More people staying longer in federally assisted housing strains ability to serve families, study finds
People are staying in federally assisted housing for about six years, up from the average of 4 1/2 years 20 years ago, which is straining the federal rental assistance program's ability to serve families with children, according to a University of Kansas researcher.
"We're seeing people staying in affordable housing longer, and that's not a good sign," said Kirk McClure, professor of urban planning in the KU School of Public Affairs & Administration. "Affordable housing was always meant to be temporary housing, especially in helping someone until they can get back into gainful employment and a more healthy lifestyle."
As part of his recent study published in the journal Cityscape, part of the U.S. Department of Housing & Urban Development's Office of Policy Development and Research, McClure said one of the most significant trends he found was the elderly now staying for about nine years in federally assisted housing.
While it has become a critical piece to help a vulnerable population, such as the elderly or people with disabilities, he said, the changes shed light on other vulnerable people the system might no longer have the capacity to serve, especially young children.
"The number of families with children we are helping is contracting over time, not because the need isn't there, but we simply don't have enough of it to help them. That is the scary part of that," McClure said. "We act like we have this safety net, and this safety net is less viable than what it was 15 years ago."
The recent trend of serving more and more elderly for longer periods of time makes it likely that families with children are experiencing higher levels of housing instability.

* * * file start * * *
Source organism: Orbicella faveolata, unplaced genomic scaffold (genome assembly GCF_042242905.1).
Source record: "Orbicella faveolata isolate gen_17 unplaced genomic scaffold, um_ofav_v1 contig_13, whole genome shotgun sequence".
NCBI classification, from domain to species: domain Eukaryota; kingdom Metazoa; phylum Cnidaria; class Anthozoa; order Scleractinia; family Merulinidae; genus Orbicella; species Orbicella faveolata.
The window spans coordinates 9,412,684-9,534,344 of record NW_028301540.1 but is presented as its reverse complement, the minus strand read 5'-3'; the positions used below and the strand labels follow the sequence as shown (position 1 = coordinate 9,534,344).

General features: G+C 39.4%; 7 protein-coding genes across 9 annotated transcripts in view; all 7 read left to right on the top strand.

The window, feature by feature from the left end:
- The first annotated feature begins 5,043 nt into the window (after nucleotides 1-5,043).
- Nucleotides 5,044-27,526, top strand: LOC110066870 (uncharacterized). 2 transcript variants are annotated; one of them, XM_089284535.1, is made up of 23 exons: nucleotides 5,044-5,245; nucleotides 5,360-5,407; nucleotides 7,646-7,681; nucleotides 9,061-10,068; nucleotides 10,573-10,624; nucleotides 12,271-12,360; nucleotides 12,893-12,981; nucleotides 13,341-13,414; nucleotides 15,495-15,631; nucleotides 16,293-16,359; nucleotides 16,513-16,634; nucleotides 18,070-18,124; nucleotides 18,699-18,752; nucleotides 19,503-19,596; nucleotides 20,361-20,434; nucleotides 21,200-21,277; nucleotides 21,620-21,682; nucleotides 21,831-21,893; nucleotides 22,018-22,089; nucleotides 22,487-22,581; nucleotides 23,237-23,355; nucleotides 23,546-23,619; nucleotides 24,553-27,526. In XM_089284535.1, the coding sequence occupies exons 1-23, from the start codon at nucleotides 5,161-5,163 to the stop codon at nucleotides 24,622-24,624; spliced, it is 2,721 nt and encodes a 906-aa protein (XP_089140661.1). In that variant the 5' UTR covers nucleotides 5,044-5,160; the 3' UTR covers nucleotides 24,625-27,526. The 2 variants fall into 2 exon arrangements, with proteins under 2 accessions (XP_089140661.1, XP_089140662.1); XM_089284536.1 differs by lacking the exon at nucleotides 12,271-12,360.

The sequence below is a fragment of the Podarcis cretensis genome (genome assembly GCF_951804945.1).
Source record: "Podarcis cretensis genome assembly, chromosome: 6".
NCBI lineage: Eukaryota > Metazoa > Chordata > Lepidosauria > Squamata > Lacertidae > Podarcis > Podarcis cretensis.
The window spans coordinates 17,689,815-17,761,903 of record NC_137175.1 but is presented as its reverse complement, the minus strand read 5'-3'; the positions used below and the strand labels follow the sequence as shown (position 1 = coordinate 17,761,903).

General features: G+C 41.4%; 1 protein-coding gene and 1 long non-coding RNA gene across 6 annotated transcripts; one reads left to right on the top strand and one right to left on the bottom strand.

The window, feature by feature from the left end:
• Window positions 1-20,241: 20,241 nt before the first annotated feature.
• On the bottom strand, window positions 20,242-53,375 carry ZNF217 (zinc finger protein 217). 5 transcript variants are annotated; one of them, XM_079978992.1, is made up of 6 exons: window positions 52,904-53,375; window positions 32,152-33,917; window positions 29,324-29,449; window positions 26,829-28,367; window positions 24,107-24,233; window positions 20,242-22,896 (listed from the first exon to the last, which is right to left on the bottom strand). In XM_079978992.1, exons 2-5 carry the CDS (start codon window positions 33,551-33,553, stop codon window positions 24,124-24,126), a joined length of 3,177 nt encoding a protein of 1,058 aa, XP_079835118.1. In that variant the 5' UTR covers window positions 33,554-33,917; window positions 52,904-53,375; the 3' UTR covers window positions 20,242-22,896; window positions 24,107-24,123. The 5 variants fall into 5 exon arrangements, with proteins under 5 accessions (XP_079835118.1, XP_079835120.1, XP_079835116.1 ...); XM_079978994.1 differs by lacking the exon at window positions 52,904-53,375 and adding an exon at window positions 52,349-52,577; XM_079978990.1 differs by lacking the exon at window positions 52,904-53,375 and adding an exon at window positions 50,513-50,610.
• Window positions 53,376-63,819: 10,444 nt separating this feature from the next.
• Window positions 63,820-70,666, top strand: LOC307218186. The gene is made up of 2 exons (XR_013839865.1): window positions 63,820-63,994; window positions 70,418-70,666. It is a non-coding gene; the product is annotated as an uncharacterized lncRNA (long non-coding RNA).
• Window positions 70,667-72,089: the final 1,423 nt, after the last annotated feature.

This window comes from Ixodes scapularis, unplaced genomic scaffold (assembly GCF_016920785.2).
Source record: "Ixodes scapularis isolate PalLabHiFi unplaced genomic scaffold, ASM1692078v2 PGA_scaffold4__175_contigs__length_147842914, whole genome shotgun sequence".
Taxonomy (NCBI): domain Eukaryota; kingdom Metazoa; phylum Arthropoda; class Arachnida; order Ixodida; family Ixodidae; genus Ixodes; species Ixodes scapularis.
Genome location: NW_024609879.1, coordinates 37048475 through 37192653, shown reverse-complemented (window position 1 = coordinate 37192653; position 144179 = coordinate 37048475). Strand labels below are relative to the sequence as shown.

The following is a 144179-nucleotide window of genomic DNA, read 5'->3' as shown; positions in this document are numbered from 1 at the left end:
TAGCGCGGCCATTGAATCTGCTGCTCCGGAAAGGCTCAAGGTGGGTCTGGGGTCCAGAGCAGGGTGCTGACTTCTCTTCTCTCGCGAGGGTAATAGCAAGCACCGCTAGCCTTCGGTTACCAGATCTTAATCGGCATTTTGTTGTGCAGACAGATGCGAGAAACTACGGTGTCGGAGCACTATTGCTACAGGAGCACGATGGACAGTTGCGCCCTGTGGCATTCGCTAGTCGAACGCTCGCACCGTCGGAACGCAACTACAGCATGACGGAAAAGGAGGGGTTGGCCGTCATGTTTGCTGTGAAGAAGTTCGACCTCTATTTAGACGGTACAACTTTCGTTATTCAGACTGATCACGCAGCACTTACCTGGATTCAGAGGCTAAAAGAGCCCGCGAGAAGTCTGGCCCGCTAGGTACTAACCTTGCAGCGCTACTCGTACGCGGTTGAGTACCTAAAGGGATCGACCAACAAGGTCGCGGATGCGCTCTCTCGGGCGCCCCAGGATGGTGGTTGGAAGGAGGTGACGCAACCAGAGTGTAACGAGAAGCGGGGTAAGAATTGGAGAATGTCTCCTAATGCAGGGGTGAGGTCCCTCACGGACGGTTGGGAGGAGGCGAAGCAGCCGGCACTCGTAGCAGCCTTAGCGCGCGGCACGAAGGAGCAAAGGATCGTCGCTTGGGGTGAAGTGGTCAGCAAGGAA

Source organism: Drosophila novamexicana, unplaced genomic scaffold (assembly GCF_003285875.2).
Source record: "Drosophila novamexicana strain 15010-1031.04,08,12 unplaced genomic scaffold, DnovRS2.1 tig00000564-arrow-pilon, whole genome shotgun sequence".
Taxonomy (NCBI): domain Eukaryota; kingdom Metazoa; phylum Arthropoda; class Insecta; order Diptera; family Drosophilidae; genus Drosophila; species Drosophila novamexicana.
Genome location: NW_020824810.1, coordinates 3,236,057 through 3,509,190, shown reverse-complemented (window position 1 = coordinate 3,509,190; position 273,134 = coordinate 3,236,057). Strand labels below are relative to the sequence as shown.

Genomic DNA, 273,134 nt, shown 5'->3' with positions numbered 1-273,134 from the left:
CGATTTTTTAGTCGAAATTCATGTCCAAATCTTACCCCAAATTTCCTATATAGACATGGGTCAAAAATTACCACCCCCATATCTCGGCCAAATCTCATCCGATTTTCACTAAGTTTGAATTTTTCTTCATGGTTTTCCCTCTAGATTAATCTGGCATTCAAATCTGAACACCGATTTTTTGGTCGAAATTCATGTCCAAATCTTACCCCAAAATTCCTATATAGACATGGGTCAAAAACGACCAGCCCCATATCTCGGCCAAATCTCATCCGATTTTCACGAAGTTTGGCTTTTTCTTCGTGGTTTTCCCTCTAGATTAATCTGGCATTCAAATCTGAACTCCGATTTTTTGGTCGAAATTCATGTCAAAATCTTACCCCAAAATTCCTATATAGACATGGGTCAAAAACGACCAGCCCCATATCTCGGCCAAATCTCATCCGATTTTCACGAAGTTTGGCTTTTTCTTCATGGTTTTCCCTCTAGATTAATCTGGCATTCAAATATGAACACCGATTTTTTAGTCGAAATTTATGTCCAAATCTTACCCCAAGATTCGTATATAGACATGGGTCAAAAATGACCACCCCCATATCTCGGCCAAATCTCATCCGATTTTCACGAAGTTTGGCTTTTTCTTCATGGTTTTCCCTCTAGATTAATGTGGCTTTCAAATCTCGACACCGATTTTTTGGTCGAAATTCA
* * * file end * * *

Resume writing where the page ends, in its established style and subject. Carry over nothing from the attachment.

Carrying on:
"The more a child experiences moving from one house to another, the lower their performance in school, the lower their social bonding and access to health services," McClure said. "They are likely not living in the same neighborhood, so they don't establish important linkages with services, which could mean children with special needs are going unserved. Families also could be experiencing higher levels of food insecurity."
Another difficult factor is that rental rates on the private market have risen faster than inflation nationally since the mid-1990s, and researchers and some policymakers worry that if these trends on the lack of affordable housing continue, they could create an urban environment similar to tense times in the 1960s that included riots.
"We have a situation that's bad and getting worse," McClure said.
He said while the Trump administration and a Republican majority in Congress make it unlikely to pursue large-scale changes in funding for affordable housing programs, McClure said some potential policy solutions that could be part of future discussions include either raising the minimum wage to give low-income renters access to another level of housing options or expanding the use of federal housing vouchers.
"We need to make better use of this voucher approach, which is less expensive and gives families more flexibility," he said.